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  • The Aesthetics of Elegance and Extravagance in Science and Art
  • Kay Young (bio)

Few pleasures are greater than those of gazing at the stars—both those in the night sky and in our own man-made heavens of the theater and cinema.

—Colette (12)

The Aesthetic Mind

The chemist and philosopher Michael Polanyi writes in Personal Knowledge of the fundamentally elusive nature of knowing the meaning of "Nature":

Whence this elusiveness? It is a reflection on the canvas of the highest scientific achievement of the fact that we can never tell exactly what we mean, or even whether we mean anything at all. Indeterminacy of meaning is not eliminated, but only restricted, when we eventually decide to accept a theory as a true statement of something new about nature. For, while we heavily commit ourselves thereby to a belief concerning certain things, such a belief can have no bearing on reality unless its scope is still left indeterminate."

(150)

Polanyi devotes Personal Knowledge to a discussion of what makes reality ineffable and beyond articulation and to a re-imagining of the avowed purpose of scientific inquiry—"to establish complete intellectual control over experience in terms of precise rules which can be formally set out and empirically tested"—to the role personal judgment plays in the application of formulae and ideas to the facts of experience (18-19). What interests me about Polanyi's idea—that scientific knowledge [End Page 149] is personal knowledge in its mix of the pursuit of the ideal of objective verifiability with the real of subjective judgment—is the space that acknowledgment opens for a meeting between the sciences and the arts in their mutual desire to "know" as human beings know. However apparently different their objects of study—the nature of Nature and the nature of experience—both pursuits depend on how human beings can know things, which is to say, through subjective judgment, interpretation, and creativity for their exploration. How is it possible to know and express the nature of the universe or the nature of organic life? However indeterminate answers to those questions may be, Polanyi's consideration of the human role in shaping the search for their answers creates a bridge, I want to suggest, between scientific and artistic inquiry and expression—the imagination. To imagine as a physicist the underlying elegance of the universe or as a biologist the extravagance in organic life invites humans to experience physical reality in metaphor as a means of holding those aesthetic ideas in mind. However difficult the abstractions "elegance" and "extravagance" and however difficult their mathematical symbolizations, elegance and extravagance embodied and represented in human form are natural, easy, and immediately available to our imagining minds. The current research on embodied cognition teaches us that we understand abstractions physically by using the body to concretize ideas. For instance, enacting the future by pointing the body forward—physically looking ahead—enables the mind figuratively to imagine the future because of its embodiment.1 Likewise, to experience Fred Astaire and Audrey Hepburn on film makes possible both an imagining of human elegance and, I want to suggest, an imagining of the scientific idea of the aesthetic of elegance—as its objective correlative. That we have aesthetic knowledge of human elegance helps make possible imagining the idea of the universe's elegance. T. S. Eliot writes of the concept: "The only way of expressing emotion in the form of art is by finding an 'objective correlative'; in other words, a set of objects, a situation, a chain of events which shall be the formula of that particular emotion; such that when the external facts, which must terminate in sensory experience, are given, the emotion is immediately evoked."2 While Eliot is making a claim about how we can experience emotion in art by way of a formula—"a set of objects, a situation, a chain of events"—my assertion is that that formula applies as well to how works of art—aesthetic objects—can, as analogs, enable us to experience what it means in science to imagine the elegance of the universe or the extravagance of organic life. A mathematical formula or theoretical formula of explanation and...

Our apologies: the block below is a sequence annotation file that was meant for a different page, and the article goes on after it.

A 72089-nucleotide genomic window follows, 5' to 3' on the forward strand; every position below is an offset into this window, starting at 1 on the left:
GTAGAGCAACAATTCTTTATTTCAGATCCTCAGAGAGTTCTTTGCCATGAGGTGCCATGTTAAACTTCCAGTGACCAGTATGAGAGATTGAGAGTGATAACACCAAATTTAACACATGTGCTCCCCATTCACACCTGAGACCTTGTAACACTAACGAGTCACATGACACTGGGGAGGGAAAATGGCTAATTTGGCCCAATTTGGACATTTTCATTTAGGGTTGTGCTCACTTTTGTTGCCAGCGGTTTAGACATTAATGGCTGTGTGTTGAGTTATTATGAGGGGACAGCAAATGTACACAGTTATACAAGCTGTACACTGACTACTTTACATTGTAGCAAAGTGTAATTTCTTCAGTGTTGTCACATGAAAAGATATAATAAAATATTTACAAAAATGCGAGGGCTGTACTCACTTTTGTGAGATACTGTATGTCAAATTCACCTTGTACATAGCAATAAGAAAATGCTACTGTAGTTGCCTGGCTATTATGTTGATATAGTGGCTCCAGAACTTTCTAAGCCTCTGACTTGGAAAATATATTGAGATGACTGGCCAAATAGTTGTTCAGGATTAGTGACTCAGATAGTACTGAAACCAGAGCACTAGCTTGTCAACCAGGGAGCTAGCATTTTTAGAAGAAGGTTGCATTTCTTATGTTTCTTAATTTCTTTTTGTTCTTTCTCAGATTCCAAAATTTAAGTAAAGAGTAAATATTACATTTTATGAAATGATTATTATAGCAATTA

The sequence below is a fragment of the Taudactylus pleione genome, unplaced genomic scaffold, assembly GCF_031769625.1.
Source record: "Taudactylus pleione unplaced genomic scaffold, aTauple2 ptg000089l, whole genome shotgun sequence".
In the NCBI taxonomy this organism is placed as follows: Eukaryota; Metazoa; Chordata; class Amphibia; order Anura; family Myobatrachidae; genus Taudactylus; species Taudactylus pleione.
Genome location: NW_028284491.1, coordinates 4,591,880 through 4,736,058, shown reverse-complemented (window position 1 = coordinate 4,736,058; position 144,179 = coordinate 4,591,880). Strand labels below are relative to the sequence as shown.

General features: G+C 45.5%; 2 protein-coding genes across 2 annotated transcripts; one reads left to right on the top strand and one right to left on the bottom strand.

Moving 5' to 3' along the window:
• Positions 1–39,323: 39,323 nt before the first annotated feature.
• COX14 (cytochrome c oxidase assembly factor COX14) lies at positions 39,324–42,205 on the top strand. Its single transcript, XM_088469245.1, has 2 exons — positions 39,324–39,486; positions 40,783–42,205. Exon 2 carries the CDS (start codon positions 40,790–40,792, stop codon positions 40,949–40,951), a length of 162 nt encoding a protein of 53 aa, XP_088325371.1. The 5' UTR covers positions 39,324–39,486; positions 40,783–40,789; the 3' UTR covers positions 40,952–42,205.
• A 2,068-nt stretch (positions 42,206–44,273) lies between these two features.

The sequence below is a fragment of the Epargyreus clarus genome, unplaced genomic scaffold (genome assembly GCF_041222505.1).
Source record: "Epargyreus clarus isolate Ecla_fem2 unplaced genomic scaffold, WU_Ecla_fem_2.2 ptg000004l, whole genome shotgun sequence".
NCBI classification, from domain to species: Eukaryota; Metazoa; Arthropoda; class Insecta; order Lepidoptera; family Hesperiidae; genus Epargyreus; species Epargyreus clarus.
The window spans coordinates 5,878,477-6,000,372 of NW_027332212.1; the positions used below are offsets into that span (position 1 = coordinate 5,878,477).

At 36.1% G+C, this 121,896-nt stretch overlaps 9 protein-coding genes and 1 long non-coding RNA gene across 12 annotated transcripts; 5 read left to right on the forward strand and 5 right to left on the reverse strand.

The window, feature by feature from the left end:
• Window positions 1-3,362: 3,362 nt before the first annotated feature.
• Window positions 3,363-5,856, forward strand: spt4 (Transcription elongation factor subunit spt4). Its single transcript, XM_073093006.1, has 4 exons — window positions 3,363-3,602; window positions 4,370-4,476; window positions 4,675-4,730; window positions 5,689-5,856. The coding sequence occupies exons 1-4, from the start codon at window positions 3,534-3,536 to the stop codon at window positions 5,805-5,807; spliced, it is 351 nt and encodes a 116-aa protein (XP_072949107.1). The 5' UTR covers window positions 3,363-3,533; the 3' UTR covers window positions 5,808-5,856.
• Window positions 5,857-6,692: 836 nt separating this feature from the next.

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Additional Information

ISSN
1538-974X
Print ISSN
1063-3685
Pages
pp. 149-170
Launched on MUSE
2011-05-22
Open Access
No
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